On Thanksgiving Day 1959, the growing congregation of Antioch Missionary Baptist Church wrote the final check that would close out the purchase of 415 W. Englewood St. The congregation, which had moved into the building the year before, raised $200,000 to own the church outright, plus another $75,000 for renovations.
Every member of the Black congregation was given a souvenir deed for the purchase. The church would go on to become an anchor of the social justice and fair housing movements on Chicago’s South Side.
Six decades later, on Good Friday, a fire ignited by a roofer’s propane torch ripped through the building shortly after services. Rekindling material made the destruction worse in the following days, and ultimately, the City of Chicago quickly moved to demolish the entire building because it was no longer “structurally sound.”
The congregation plans to rebuild and has already relocated its services to a nearby funeral home. By Thursday midday, workers were cutting the chains and metal rods that held the large neon Antioch sign – an emblem in the Englewood neighborhood – as passersby somberly looked on.
Chicago photographer and WBEZ contributor Vashon Jordan Jr. captured the moment of the church’s great sign being taken down and sent a drone overhead to capture the images above as demolition happened. “The drone puts everything in perspective,” said Jordan. “This church is literally in the center of the Englewood neighborhood. The facade is up, and the inside is gutted.”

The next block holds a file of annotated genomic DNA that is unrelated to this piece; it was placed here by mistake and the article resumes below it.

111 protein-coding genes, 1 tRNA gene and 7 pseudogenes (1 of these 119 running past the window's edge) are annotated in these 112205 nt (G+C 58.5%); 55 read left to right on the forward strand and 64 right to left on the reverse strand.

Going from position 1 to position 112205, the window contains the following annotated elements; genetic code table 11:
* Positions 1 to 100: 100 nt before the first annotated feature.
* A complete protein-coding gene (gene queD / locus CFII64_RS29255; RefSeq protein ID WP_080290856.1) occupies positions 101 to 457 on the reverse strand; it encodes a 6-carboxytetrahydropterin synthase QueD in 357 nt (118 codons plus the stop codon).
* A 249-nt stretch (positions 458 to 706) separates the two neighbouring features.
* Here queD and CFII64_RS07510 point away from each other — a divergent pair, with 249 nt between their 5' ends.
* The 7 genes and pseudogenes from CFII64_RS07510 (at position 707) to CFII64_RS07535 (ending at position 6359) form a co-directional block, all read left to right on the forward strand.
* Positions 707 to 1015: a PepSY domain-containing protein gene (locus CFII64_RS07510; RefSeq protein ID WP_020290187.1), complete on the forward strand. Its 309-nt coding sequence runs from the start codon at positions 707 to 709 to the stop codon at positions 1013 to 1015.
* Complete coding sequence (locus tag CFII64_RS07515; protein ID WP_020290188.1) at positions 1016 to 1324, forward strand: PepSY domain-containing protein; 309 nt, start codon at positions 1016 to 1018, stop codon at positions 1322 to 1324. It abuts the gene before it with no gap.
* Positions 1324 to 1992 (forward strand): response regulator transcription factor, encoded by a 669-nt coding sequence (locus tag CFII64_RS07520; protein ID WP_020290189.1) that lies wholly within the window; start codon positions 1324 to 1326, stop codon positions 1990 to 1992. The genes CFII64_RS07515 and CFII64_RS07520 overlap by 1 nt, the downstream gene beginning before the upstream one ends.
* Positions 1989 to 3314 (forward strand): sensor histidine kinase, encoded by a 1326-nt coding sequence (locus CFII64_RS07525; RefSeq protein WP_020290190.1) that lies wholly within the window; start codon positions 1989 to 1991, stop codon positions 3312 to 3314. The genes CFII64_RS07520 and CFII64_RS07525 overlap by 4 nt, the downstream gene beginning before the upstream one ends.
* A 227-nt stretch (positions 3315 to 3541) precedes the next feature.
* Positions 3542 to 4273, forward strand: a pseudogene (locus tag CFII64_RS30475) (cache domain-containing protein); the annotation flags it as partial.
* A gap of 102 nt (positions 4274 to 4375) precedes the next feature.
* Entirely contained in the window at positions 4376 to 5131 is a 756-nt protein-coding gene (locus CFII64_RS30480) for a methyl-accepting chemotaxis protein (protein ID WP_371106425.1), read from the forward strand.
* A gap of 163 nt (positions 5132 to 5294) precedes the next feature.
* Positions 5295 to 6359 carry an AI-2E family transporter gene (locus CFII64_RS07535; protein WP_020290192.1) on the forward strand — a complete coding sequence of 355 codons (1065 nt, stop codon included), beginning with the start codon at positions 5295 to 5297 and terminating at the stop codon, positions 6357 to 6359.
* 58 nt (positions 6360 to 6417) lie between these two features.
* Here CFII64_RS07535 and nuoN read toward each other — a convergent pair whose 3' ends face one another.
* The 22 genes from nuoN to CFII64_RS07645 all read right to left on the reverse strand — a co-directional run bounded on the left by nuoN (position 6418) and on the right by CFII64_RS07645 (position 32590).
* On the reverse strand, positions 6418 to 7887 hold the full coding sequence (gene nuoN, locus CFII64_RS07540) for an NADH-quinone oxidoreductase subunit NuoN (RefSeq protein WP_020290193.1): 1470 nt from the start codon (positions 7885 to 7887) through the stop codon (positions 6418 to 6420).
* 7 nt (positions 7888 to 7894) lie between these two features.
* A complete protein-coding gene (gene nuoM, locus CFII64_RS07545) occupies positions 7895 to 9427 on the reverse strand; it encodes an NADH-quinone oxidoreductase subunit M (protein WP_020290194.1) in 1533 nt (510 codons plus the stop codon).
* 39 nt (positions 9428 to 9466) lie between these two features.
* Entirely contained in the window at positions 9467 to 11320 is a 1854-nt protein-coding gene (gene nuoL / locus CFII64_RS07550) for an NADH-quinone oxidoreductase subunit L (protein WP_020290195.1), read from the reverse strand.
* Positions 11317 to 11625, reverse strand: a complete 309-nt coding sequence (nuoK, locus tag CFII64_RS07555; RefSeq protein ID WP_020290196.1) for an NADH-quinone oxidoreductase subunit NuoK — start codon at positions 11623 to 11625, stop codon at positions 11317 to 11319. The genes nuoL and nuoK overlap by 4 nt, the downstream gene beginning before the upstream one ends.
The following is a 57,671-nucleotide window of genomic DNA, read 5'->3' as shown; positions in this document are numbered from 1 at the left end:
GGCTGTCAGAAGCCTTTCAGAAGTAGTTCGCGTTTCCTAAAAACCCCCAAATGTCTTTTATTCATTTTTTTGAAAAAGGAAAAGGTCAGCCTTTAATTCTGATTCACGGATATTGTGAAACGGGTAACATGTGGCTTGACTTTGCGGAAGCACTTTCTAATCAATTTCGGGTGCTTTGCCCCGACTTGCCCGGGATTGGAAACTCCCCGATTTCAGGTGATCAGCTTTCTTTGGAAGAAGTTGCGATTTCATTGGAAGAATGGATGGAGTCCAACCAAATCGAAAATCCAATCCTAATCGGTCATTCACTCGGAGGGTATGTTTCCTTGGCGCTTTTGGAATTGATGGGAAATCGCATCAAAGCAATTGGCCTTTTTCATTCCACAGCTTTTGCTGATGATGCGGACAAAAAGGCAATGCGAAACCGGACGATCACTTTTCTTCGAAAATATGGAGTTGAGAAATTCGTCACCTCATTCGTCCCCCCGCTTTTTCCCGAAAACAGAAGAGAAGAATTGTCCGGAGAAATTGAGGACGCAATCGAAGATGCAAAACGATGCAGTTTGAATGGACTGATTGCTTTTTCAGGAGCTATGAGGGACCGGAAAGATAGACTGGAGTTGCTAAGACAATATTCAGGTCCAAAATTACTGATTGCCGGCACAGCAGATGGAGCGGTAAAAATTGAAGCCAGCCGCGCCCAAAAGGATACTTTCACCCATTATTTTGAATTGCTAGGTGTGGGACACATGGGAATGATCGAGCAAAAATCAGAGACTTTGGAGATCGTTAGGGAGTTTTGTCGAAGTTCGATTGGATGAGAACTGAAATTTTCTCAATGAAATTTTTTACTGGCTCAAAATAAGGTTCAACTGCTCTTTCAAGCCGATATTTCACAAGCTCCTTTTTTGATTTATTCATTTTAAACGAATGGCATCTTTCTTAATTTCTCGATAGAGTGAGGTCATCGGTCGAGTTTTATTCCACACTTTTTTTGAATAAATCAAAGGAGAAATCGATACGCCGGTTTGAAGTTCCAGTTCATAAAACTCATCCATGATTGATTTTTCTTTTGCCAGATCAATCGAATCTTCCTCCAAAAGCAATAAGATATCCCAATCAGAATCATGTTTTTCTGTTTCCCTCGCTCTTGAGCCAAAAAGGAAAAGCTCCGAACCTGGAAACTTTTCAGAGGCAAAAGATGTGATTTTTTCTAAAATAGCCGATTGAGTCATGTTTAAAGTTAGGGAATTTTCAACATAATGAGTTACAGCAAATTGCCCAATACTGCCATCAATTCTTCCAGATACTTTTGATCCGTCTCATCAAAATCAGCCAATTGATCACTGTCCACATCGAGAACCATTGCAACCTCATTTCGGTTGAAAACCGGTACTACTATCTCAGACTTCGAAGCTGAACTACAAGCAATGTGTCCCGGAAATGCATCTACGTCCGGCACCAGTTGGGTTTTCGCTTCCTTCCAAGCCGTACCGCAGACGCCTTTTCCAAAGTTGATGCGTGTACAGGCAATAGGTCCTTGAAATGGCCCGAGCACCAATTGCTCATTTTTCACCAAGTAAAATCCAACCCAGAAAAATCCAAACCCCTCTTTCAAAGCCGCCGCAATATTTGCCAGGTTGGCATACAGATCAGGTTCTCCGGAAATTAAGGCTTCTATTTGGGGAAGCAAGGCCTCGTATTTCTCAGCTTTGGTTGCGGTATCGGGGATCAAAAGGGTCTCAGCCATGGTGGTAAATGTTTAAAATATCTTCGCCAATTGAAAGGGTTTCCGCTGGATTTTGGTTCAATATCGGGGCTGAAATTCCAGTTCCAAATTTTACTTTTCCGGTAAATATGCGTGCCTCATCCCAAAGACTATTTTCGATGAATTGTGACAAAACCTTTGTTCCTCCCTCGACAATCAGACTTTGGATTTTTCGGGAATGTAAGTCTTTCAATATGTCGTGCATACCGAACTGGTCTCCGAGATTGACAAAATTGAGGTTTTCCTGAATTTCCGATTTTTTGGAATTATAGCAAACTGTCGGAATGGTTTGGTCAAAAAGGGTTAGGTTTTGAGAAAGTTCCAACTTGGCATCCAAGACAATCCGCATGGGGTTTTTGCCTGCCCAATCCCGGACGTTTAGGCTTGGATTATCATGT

Some relics – like the vintage sign – will be preserved, though a signature mural of Jesus could not be saved because of its location on an interior wall. The city said in a statement that it “is not technically feasible to cut, lift, and remove the [mural] wall intact” without risking a full collapse that would threaten the safety of workers.
The Rev. Gerald M. Dew, who is only the fourth leader in the church’s history, has pledged to rebuild and already social media campaigns have begun to raise money for a new building. Proceeds from “Antioch Strong” T-shirt sales, linked on the church’s Facebook page, will go to the campaign.
The congregation plans to eventually relocate to a school nearby until a new building is constructed. Without skipping a beat, services resumed on Easter Sunday in person and streamed live to watch online.
Dew told his congregation on Easter Sunday that there is sorrow in loss but great power in resurrection.
Referencing the Biblical story of Jesus Christ’s crucifixion on Good Friday, Dew said, “Hearts were broken on that Friday, tears flowed on that Friday, and hopes were dashed on that Friday. These are the emotions we are so familiar with because we just experienced an awful Friday.”
As Dew referenced what came next in the Bible – Jesus’s ascent to heaven, which is celebrated on Easter Sunday – there were tears and applause. “Thank God for resurrection Sunday,” said Dew. “Amen.”